Students were grabbing a bite to eat and finishing up some work before evening classes. Everyone I ended up talking with was an immigrant — from Colombia, Venezuela, Nicaragua. One in a skills-oriented certificate program, working toward an associate degree at the same time. Another planning to be an industrial engineer, getting in two years of college here, close to home, before transferring. A third taking non-credit classes to learn English so she can take a board exam to practice as a physician again (as she did back home).
Many things drew them here — cost, proximity, specific programs. One thing stood out about why they stay and what they appreciate: People at Miami Dade are helpful in ways they say other people aren’t. They give them next steps. They lay out a path. They make them feel welcome.
It reminded me of something Sarah Carr, an education editor at The Boston Globe, recently told me. One thing that’s struck her, in decades of education reporting, has been this: Over and over, students at community colleges have told her how comfortable they feel there. Even when they are in the minority, she said, those students seem to feel less culturally estranged. It made her feel that community colleges should be covered more.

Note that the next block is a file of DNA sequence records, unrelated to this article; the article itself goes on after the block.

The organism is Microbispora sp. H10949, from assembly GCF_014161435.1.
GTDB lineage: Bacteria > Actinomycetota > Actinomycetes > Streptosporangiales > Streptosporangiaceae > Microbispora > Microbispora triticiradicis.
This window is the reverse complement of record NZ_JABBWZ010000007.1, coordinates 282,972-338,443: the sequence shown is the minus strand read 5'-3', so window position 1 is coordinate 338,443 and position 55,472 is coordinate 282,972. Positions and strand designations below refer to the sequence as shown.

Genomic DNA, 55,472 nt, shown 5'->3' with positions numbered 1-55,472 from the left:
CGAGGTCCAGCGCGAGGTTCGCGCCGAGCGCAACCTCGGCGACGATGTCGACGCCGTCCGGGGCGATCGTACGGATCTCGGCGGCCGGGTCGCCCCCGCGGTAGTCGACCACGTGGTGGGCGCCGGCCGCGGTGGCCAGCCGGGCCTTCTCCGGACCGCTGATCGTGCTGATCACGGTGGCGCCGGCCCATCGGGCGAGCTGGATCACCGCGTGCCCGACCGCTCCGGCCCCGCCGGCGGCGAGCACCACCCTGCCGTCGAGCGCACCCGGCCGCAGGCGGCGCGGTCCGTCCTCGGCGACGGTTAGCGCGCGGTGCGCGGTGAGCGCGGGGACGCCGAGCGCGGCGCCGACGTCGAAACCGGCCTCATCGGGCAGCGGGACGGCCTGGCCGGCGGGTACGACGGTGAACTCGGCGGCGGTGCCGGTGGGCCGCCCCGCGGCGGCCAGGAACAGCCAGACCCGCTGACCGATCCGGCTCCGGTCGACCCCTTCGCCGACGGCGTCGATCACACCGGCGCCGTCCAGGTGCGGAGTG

For Mariam, a 20-year-old Miami Dade student who arrived from Venezuela two years ago, there was something even more concrete that made her feel at home on campus.
The artwork? It’s by Carlos Cruz-Diez, a Venezuelan artist. There’s a version of it on a street where she’s from.
The Missing Middle
It’s hard to overstate how much the work of Raj Chetty and Opportunity Insights is shaping the conversation around social mobility. That group has another paper out this month looking at income segregation at American colleges.
This looks at the share of students from different family incomes who score well on the SAT (above 1300) and also the share that attend what the researchers term “Ivy Plus” colleges — the Ivy League plus the University of Chicago, Stanford, MIT, and Duke.
After you remind yourself just how much SAT scores track with income, let us dig into those last two quintiles. Putting a specific parent income number on the chart isn’t possible for some technical reasons that you can dig into in the full paper (shifting time periods, birth cohorts, etc.) But just to get a handle on it, that fourth quintile spanned families incomes of roughly $74,000 to $111,000.
This is the “missing middle” that several researchers have pointed out. About 22 percent of the students who scored above a 1300 came from that group. But they accounted for just 13 percent of the students at Ivy Plus colleges. (The number at the 60 or so other top colleges wasn’t much better: about 15 percent.)
Michael Bloomberg’s higher education plan and controversial remarks by Northwestern’s president have renewed scrutiny of colleges giving children of alumni preferential treatment in admissions. (Inside Higher Ed)
One campus, UW-Platteville Richland, had 155 students this fall, the lowest enrollment dating back to 1973. (Wisconsin State Journal)
Hundreds of faculty members and administrators are eligible for buyout offers at Ohio University as it shifts its financial strategy amid declining enrollment. (Columbus Dispatch)
Two state universities would be merged with larger schools under a bill passed by a House panel vote on Tuesday, despite objections from students and university administrators. (South Florida Sun-Sentinel)